Mas Sarah’s Black Belt test begins at 7PM on Friday, March 23rd and goes until Sunday, March 25th at 7PM. With the expectation that she passes her test, a beautiful rice ceremony will take place to celebrate her achievement on Sunday evening at Naga. All students are encouraged to attend.
The white belt grins as she scampers off for a water break. Her excitement reminds me of myself when I started training martial arts four years ago, in sixth grade. I practically lived at the Poekoelan school, learning and eventually teaching. The practitioners became my second family, especially the two head instructors, Silvia and Jeff. They taught me to be confident, commanding, patient, and humble. In middle school, I strove to progress through the ranks quickly. The tests became more difficult, from an informal assessment, to a 6-hour evaluation, to my most recent test with 12 hours of physical demonstrations followed by 12 hours of meditation. My goal is to do the 10-mile run, 250 push-ups, and 24 hours of meditation required for my black belt test before graduating high school.
My student returns. “Time for meditation,” I tell her. “Breathe in through your nose, and out through your mouth. If you made mistakes during class, let them go.” I feel my body relax.
Afterwards, Silvia approaches me, smiling. “Hey, Sarah! I’ve seen you training hard for awhile. I know you’re wondering about your black belt test.” My heart jumps as she continues, “How about the summer after this?”
The summer before my senior year, I reflect. After junior-year academics and before college applications. “Perfect!”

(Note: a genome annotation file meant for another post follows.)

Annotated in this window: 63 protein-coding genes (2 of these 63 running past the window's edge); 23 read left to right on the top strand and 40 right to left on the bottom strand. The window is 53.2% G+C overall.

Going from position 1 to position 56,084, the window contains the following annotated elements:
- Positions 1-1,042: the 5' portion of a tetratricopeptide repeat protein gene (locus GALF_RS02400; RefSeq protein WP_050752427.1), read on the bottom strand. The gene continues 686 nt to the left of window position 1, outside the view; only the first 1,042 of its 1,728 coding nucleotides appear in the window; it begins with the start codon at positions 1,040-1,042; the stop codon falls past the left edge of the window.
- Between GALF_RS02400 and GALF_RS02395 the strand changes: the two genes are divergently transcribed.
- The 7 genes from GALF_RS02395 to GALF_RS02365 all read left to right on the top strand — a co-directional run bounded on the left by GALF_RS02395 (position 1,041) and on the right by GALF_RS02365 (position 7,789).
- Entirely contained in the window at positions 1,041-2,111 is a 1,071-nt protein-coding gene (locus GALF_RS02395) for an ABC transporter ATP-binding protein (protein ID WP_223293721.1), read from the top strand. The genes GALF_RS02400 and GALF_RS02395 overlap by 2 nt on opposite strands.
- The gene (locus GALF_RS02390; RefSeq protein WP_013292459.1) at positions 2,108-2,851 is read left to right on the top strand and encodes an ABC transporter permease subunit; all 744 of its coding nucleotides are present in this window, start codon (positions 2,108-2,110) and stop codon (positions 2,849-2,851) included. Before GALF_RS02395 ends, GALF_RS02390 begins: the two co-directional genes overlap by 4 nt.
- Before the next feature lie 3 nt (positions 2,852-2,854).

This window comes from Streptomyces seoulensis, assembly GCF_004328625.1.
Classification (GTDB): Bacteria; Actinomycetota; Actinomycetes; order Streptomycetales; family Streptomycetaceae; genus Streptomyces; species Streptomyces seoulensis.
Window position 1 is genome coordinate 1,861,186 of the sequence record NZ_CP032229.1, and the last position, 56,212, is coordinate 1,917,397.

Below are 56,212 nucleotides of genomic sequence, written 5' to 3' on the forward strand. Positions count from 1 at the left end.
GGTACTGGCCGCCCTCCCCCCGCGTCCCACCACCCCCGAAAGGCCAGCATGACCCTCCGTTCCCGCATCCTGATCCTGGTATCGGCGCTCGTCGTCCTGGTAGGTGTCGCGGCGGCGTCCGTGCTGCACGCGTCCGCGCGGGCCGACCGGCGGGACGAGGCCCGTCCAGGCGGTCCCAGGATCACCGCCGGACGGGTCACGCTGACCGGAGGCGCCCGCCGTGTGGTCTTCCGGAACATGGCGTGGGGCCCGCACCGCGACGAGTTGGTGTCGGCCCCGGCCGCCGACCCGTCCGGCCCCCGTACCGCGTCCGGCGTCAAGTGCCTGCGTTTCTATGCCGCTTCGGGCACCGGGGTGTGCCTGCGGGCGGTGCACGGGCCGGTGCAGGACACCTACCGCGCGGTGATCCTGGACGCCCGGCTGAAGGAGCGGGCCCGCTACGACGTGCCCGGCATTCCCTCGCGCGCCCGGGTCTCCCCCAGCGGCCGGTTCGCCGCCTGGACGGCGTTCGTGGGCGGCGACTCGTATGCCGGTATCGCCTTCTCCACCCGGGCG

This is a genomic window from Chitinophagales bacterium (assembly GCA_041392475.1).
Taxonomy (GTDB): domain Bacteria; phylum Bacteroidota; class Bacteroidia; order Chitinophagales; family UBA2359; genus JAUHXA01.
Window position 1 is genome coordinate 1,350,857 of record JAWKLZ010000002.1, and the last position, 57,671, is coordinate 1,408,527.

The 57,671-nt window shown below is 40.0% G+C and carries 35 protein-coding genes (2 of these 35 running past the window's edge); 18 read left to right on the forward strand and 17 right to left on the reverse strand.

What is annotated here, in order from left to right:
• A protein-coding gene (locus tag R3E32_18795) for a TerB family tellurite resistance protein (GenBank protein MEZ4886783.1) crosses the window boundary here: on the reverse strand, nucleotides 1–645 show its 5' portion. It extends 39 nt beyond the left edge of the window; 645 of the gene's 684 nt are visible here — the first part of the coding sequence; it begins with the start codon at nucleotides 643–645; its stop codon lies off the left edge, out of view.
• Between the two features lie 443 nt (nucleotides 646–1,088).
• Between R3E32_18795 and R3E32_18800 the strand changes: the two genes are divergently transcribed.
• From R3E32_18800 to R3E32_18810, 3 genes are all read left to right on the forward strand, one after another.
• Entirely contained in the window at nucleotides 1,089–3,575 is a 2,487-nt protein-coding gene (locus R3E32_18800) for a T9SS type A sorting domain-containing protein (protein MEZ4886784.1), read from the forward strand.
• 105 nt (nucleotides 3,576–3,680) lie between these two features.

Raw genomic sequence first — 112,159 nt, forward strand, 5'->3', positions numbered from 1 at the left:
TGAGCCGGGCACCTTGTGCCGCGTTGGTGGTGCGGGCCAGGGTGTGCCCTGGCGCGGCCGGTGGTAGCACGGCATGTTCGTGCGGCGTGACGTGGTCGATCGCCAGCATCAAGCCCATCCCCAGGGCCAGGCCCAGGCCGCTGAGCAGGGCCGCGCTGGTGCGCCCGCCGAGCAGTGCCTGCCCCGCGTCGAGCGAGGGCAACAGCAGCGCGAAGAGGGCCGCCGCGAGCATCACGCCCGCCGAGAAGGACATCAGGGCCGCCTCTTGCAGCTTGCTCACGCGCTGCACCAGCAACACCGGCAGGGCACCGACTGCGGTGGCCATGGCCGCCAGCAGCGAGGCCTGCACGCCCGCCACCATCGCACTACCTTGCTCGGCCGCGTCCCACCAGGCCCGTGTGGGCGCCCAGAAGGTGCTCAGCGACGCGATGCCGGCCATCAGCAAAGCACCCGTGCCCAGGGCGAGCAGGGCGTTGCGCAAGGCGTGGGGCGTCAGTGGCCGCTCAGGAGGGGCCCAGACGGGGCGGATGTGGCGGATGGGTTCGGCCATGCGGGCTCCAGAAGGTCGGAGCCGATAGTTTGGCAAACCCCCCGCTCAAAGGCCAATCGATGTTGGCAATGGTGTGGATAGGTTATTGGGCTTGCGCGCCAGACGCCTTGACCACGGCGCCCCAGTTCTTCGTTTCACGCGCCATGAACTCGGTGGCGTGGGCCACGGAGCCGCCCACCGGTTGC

“Fantastic,” Silvia says. “I’m excited for you! I’ll put it on the calendar.”
A year later, three weeks before my test date, I am studying nuclear physics when an email arrives from Silvia. My eyes widen. “I need to let you know that Jeff’s dad is dying…we may need to reschedule your test.” My stomach contracts as if I’ve been punched. I fervently hope that Jeff’s dad will recover. I have been training so hard, and I don’t want to reschedule. I can’t bring myself to reply.
That night, thoughts bombard me. The whole situation seems so unfair. I hate that all the energy I’ve put into preparing could be wasted. Although I don’t know Jeff’s dad, I am sad about his illness. I try to imagine how Jeff feels. Wanting to calm down, I attempt to meditate. I picture Silvia and Jeff. Slowly, my bitter heart fills with love for them. I want to support them in this difficult time, and the last thing they should be focused on is my test.
The next day, I email Silvia, expressing my sorrow and saying that I trust them to decide about the test. She hugs me when I arrive at class that evening. While we practice, my mind wanders. A stray elbow catches me off guard, and my nose stings as I blink water from my eyes. “Don’t worry about it,” I tell the student, “It’s not your fault.”
Later, Jeff pulls me outside. “We need to postpone the test. I recognize that you’ve worked hard to prepare and that this is bad timing.”
My stomach drops, but I can accept the news. “I understand,” I reply. “I’m so sorry about your dad.”
“Thanks,” Jeff says, and his voice catches in his throat.
I wander back into the studio. I notice students working on their kicks and grab a pad for them to target. “See if you can move a little faster,” I coach one student. His kick knocks me backward. I smile. “Awesome! One more time.” Glancing around the room, I see martial artists, but I also see my family. I still want to get my black belt, but that is less important than being part of this community that I love.